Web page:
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On a list of suggested reading for an upcoming trip to Myanmar/Burma, the only entry based on recent experience there was Burma Chronicles (2010) by Guy Delisle, a Québecois married to a woman who works for Medecins Sans Frontières (Doctors without Borders). He had earlier accompanied her to North Korea and produced a graphic novel Pyongyang and Shenzen about his experiences in rural China.
The book is labeled a “graphic novel,” a genre or format that I sometimes find rewarding (Vietnamerica, for instance; Alison Bechdel’s autobiographical accounts). I would not classify Burma Chronicles as a “novel.” Although it covers a span of time, there is nothing in the way of development or an arc of increased knowledge about the culture of Burmese (either the military oligarchy that has pauperized what was once the richest country in Asia nor the civilians, Burmen or other).
There are no Burmese individual characters, though there is an undifferentiated mass of students who want to learn about animation from Delisle and never do any of their “homework.” That failure probably derives from the very unreliable electricity supply, but comes across as fecklessness.
Delisle gets in swipes at censorship and an extremely secretive and oppressive regime, which moved the capital into the interior (with less notice and planning than Brasilia, when it became Brazil’s new cpital) and kept the democratically elected leader, Aung San Suu Kyi, under house arrest and allowed no visitors throughout Delisle’s time in Yangon (formerly Rangoon).
The book is mostly about Delisle’s irritations with the heat, the rain, unreliable electricity, and arbitrary officials making getting out of Yangon very difficult (not that Delisle learns anything when he does get out). The book is mostly about Delisle, in whom I have no interest, with very little about Burma or Burmese (in whom I am interested). I already know the unpleasantness of heat and arbitary governments as both affect North American visitors (and much more about the corruption and viciousness of the regime from reading From the Land of the Green Ghosts and The Iron Road). and watching Burma VJ).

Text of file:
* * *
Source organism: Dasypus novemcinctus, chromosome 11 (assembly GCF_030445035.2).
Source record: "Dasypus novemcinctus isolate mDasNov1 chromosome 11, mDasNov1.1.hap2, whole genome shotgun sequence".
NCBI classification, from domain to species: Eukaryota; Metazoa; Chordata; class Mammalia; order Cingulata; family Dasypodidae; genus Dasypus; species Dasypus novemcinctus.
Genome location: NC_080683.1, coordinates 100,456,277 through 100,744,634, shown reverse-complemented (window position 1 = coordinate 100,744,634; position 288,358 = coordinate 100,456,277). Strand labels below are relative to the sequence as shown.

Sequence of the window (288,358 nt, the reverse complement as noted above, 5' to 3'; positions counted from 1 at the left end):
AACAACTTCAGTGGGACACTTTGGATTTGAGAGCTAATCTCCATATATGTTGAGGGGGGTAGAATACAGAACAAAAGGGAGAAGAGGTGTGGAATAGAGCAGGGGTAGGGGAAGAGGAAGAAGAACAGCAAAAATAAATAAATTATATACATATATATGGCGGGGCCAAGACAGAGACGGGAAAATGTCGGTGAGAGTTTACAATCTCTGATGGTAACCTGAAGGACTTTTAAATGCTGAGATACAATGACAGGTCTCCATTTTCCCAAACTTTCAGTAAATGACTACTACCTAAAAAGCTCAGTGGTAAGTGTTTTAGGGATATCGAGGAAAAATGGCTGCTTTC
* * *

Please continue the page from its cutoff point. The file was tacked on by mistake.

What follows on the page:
As for the graphics, I’d say that they strike me as “amateurish,” but that would probably be an insult to amateurs. The figures, the most frequent of which are Delisle and his infant son (who is an object of unending fascination for the Burmese who see him, and invariably use female pronouns for him) are crudely drawn. I’ll readily concede that the occasional larger panel of scenery (urban or rural) is less crudely drawn.
I could summarize the story as follows: I came to Burma with my young son, who got cooed at a lot. I was hot and wet and from the safety afforded by a Canadian passport, deplored the government that censored English-language magazines ("Oh, right! I almost forgot! We're under dictatorship here!") and blocked Internet usage (and at one point removed DVDs of all foreign-made movies, all of which were pirated, though that was not the reason for banning them). My wife’s employers decided to pull out of the country, and off we went.
The book is “whimsical” alright, but the whimsies are those of an Ugly North American (in this instance Canadian) risking nothing but tropical diseases in lampooning an especially brutal dictatorship.
Though I don’t think the book is a “winner,” it does fit both Elvisdo’s July writeoffs: Canadian and funny page.
©2012, Stephen O. Murray
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